possibly other tier-2 ISPs Sprint US backbone network Tier-2 ISP pays tier-1 ISP for connectivity to rest of Internet tier-2 ISP is customer of tier-1 provider Tier-2 ISP Tier-2 ISP Tier 1 ISP NAP Tier-2 ISPs also peer privately with each other. UUNet.g. Sprint 1-63 1-64 Internet structure: network of networks “Tier-2” ISPs: smaller (often regional) ISPs Connect to one or more tier-1 ISPs..11/13/2013 Roadmap 1-61 1-62 Internet structure: network of networks roughly hierarchical at center: “tier-1” ISPs (e. Sprint. AT&T). BBN/Genuity.. interconnect at NAP Tier-2 ISP Tier 1 ISP Tier-2 ISP Tier 1 ISP Tier-2 ISP 13-Nov13 Computer Networks Computer Networks 13-Nov-13 Internet structure: network of networks 1-65 1-66 Internet structure: network of networks a packet passes through many networks! local ISP “Tier-3” ISPs and local ISPs last hop (“access”) network (closest to end systems) local ISP Local and tier3 ISPs are customers of higher tier ISPs connecting them to rest of Internet Tier 3 ISP Tier-2 ISP local ISP local ISP local ISP Tier-2 ISP Tier 3 ISP Tier-2 ISP local ISP local ISP Tier-2 ISP local ISP Tier 1 ISP NAP Tier 1 ISP NAP Tier 1 ISP Tier 1 ISP Tier-2 ISP local ISP Tier-2 ISP local ISP 13-Nov-13 Tier 1 ISP Tier-2 ISP local local ISP ISP Computer Networks Tier 1 ISP Tier-2 ISP local ISP Tier-2 ISP local ISP 13-Nov-13 Tier-2 ISP local local ISP ISP Computer Networks 11 . national/international coverage What is a Computer Network? Applications of Networking Classification of Networks Layered Architecture Network Core Delay & loss in packet-switched networks Internet Structure Transmission Media (Tutorial) History (self study) Computer Networks 13-Nov-13 treat each other as equals Tier-1 providers interconnect (peer) privately Tier 1 ISP NAP Tier-1 providers also interconnect at public network access points (NAPs) Tier 1 ISP Tier 1 ISP Computer Networks 13-Nov-13 Tier-1 ISP: e.g.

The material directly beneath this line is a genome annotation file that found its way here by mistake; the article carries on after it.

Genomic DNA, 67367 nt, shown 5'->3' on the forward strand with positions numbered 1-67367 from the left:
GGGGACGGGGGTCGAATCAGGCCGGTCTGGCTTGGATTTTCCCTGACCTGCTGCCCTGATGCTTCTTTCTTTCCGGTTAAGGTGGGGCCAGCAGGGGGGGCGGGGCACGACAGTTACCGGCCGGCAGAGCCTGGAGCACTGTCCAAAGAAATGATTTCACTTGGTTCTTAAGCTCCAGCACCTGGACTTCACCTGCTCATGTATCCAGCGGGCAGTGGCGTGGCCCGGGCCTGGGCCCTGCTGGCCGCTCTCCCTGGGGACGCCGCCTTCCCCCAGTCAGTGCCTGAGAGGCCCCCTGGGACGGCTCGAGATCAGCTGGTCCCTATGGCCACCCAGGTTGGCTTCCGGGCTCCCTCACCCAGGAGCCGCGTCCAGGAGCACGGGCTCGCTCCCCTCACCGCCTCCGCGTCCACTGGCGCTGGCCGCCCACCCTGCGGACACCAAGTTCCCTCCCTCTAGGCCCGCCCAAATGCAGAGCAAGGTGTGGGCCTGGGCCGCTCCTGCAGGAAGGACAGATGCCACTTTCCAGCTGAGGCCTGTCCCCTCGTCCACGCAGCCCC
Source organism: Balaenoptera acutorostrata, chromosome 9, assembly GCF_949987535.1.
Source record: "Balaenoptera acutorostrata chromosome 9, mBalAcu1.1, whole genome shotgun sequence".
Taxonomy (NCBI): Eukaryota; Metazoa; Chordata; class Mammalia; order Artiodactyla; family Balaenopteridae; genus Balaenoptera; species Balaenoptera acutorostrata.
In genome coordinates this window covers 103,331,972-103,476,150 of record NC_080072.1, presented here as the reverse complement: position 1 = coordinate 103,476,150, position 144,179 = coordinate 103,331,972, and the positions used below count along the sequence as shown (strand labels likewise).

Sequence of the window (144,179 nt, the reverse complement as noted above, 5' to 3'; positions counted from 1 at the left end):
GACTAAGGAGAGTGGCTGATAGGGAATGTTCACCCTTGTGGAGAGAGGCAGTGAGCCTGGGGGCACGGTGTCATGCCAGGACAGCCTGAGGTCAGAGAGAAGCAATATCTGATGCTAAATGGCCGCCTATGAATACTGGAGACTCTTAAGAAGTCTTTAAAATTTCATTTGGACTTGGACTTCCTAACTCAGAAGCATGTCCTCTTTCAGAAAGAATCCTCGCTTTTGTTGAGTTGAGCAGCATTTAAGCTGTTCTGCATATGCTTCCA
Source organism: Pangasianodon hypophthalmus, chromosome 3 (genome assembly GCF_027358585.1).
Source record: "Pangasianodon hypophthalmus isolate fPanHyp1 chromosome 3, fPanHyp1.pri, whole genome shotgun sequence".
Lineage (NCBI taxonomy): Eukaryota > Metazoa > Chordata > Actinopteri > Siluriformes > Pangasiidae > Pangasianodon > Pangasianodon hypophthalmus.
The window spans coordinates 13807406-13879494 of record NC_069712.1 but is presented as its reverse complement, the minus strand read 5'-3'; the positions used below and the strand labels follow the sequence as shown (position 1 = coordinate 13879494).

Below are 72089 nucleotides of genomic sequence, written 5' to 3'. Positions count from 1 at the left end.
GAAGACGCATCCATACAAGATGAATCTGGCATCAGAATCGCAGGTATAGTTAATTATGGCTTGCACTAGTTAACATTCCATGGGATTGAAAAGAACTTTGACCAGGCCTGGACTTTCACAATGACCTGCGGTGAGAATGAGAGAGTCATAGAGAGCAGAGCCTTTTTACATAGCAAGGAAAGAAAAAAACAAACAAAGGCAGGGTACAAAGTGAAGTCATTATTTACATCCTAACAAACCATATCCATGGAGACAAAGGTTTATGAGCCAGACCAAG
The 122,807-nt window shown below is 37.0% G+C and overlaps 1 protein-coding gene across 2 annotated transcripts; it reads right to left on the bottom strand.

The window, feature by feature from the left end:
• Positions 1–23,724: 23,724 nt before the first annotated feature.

“feel” of networking more depth.11/13/2013 Recap/ Summary 1-67 1-68 Computer Networks You now have: context.ac.kkr@gmail.com packet-switching versus circuit-switching Internet/ISP structure performance: loss. rkumar. core. Rajender Kumar Email: rkumar@nitkkr. delay layering and service models history (which you will be reading on your own) Computer Networks 13-Nov-13 Computer Networks 13-Nov-13 12 . overview. detail to follow! Covered a “ton” of material! Internet overview what’s a protocol? network edge. access network Thanks… Prof.in.